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News Wrap: Trump ‘not backing down’ on tariffs plan

In our news wrap Monday, President Trump insisted that he is going ahead with plans to impose new tariffs on steel and aluminum imports. House Speaker Paul Ryan said through a spokeswoman that he’s “extremely worried” the tariffs could incite a trade war. Also, the president said he may visit Israel in May, when the American embassy is set to be moved from Tel Aviv to Jerusalem.

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  • William Brangham:

    President Trump is holding firm on his plan to impose new tariffs on steel and aluminum imports. He insisted today he's going ahead, and he warned Canada and Mexico not to expect exemptions, unless they renegotiate the North American Free Trade Agreement.

    The president spoke as he met with Israeli Prime Minister Benjamin Netanyahu in the Oval Office.

  • President Donald Trump:

    We're not backing down. We are renegotiating NAFTA, as I said I would. And if we don't make a deal, I will terminate NAFTA. But if I do make a deal which is fair to the workers and to the American people, that would be, I would imagine, one of the points that we will negotiate.

  • William Brangham:

    Meanwhile, House Speaker Paul Ryan said through a spokeswoman today that he's extremely worried the tariffs could incite a trade war. And Republican leaders of the House Ways and Means Committee circulated a letter also opposing the tariffs.

    The visit by Israeli Prime Minister Netanyahu was his first since President Trump recognized Jerusalem as the capital of Israel. Today, Mr. Trump said he may travel to Jerusalem in May. That's when the American Embassy is to be moved from Tel Aviv and reopened.

    The decision has alienated Palestinian leaders, but the president insisted there's still a very good chance for a peace deal.

    A 10-member delegation from South Korea met tonight with the leader of North Korea in Pyongyang. North Korean state TV quoted Kim Jong-un as saying it's his firm will to advance relations and ease military tensions. In Washington, a Pentagon spokesperson said the U.S. is cautiously optimistic about the North-South talks.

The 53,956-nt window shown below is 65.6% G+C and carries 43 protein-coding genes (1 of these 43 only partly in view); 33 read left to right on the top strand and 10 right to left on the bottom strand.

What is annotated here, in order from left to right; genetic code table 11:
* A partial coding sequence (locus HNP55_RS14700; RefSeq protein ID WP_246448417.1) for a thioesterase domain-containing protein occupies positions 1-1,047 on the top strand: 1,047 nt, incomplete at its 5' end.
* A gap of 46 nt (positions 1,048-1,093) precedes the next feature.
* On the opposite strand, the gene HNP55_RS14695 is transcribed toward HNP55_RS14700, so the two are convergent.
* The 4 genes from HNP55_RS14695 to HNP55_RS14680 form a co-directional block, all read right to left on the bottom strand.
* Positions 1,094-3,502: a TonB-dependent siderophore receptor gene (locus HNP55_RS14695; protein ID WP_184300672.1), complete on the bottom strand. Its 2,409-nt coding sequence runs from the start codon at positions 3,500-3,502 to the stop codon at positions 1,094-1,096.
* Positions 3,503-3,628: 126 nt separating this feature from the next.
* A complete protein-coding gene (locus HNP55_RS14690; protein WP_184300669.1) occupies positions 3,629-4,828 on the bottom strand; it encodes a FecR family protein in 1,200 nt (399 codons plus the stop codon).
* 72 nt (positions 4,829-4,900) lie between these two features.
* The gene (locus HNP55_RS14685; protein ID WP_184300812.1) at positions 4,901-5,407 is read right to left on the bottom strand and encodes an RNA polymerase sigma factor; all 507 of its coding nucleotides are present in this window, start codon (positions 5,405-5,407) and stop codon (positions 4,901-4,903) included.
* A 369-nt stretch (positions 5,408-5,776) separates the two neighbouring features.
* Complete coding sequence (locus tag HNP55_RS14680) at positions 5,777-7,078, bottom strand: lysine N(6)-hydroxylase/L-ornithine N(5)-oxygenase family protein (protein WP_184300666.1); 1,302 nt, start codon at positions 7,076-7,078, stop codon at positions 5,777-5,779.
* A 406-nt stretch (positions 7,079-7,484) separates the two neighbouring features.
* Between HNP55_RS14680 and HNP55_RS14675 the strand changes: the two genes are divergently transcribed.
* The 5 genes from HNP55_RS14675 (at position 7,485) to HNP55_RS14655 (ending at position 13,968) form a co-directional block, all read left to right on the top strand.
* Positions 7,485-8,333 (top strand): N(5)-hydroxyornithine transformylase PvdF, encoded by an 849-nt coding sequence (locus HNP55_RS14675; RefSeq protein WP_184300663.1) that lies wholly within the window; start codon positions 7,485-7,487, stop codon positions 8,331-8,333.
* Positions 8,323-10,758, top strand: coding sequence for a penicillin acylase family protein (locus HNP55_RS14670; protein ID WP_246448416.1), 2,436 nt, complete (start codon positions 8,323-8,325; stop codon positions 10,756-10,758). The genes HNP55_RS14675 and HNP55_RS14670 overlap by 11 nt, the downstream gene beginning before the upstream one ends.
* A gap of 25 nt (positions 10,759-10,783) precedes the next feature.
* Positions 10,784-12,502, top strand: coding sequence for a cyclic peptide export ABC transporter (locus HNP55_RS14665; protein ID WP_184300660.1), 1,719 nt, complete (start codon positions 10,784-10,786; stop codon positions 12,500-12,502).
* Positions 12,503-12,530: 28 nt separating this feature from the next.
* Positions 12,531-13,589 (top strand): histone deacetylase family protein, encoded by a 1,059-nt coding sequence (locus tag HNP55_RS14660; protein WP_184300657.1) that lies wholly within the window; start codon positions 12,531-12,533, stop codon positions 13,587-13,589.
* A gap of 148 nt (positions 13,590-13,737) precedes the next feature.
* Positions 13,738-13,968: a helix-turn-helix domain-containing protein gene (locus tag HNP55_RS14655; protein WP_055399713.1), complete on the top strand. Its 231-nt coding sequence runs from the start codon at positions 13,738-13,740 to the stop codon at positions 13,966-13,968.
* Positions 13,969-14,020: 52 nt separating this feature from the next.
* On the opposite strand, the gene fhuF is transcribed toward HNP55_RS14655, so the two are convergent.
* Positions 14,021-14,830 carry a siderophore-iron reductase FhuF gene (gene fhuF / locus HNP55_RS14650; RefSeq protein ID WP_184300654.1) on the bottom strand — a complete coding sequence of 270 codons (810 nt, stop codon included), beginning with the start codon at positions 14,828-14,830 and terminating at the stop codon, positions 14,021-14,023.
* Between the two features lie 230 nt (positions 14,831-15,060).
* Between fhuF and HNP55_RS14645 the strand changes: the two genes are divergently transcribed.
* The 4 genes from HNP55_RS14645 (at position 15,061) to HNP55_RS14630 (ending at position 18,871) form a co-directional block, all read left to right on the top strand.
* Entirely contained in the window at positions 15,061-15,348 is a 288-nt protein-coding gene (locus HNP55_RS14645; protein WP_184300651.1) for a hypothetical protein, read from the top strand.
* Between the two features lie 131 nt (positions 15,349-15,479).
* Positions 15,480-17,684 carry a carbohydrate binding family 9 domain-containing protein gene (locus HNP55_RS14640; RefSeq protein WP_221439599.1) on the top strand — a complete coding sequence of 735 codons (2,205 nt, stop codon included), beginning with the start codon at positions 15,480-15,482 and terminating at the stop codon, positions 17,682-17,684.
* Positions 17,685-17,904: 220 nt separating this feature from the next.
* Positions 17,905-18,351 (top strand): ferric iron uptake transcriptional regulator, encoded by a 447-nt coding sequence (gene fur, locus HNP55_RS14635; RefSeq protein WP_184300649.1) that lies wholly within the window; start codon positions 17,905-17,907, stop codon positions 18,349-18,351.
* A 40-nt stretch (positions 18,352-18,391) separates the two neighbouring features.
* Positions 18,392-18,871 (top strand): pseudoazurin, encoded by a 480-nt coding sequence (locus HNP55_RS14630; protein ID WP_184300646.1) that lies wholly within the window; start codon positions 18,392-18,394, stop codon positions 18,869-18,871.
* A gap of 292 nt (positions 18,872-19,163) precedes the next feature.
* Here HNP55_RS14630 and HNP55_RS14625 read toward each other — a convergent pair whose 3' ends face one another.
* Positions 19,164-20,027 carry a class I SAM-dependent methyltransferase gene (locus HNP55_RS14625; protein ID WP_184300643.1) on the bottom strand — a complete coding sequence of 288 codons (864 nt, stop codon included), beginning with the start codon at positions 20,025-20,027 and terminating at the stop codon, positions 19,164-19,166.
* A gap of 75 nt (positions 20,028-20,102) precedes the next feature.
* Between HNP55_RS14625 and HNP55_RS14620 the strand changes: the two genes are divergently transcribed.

The first humanitarian aid in months entered the besieged suburbs outside of Syria's capital today. Government airstrikes continued on Eastern Ghouta, as a U.N. convoy made its way into the rebel-held area. U.N. officials decried the bombing and shelling and said they needed calm.

  • Ali Al-Za’Tari (through interpreter):

    We were hoping to enter without shelling sounds because there must be respect of the cease-fire, especially that this is a humanitarian convoy. We organized and negotiated 12 to 16 hours to deliver supplies. This convoy, to off-load it, it will take many hours, so we may be out well after nightfall.

  • William Brangham:

    Amid the heavy shelling, the aid convoy had to depart early, after off-loading only part of its supplies. And war monitors reported at least 50 people were killed in the ongoing assault today.

    A U.S. aircraft carrier arrived in Vietnam today, the first such visit since the end of Vietnam War in 1975. The U.S.S. Carl Vinson sailed into the Port of Da Nang carrying 5,000 crew members. The five-day visit is seen as a counter to China's increasing expansion in the South China Sea.

    The most senior Vatican official charged in the Catholic Church's sex abuse scandal appeared in court in Australia today. Australian Cardinal George Pell is a former Vatican finance minister who's been accused of sexually abusing multiple people going back decades. He attended a hearing in Melbourne on whether there's sufficient evidence to go to trial. The hearing could last two weeks. Pell has denied all the allegations.

    Back in this country, the race is on to restore power after hurricane-strength winds blasted the Northeast over the weekend. Nearly 440,000 homes and businesses were still in the dark today. Crews from Virginia to Massachusetts repaired downed lines and cleared debris. They're working against the clock, because another big storm is set to strike midweek.

    And on Wall Street, stocks shook off Friday's fears of a trade war. Major indexes all rose at least 1 percent. The Dow Jones industrial average gained back 336 points to close at 24,874. The Nasdaq rose 72 points, and the S&P 500 added 29.

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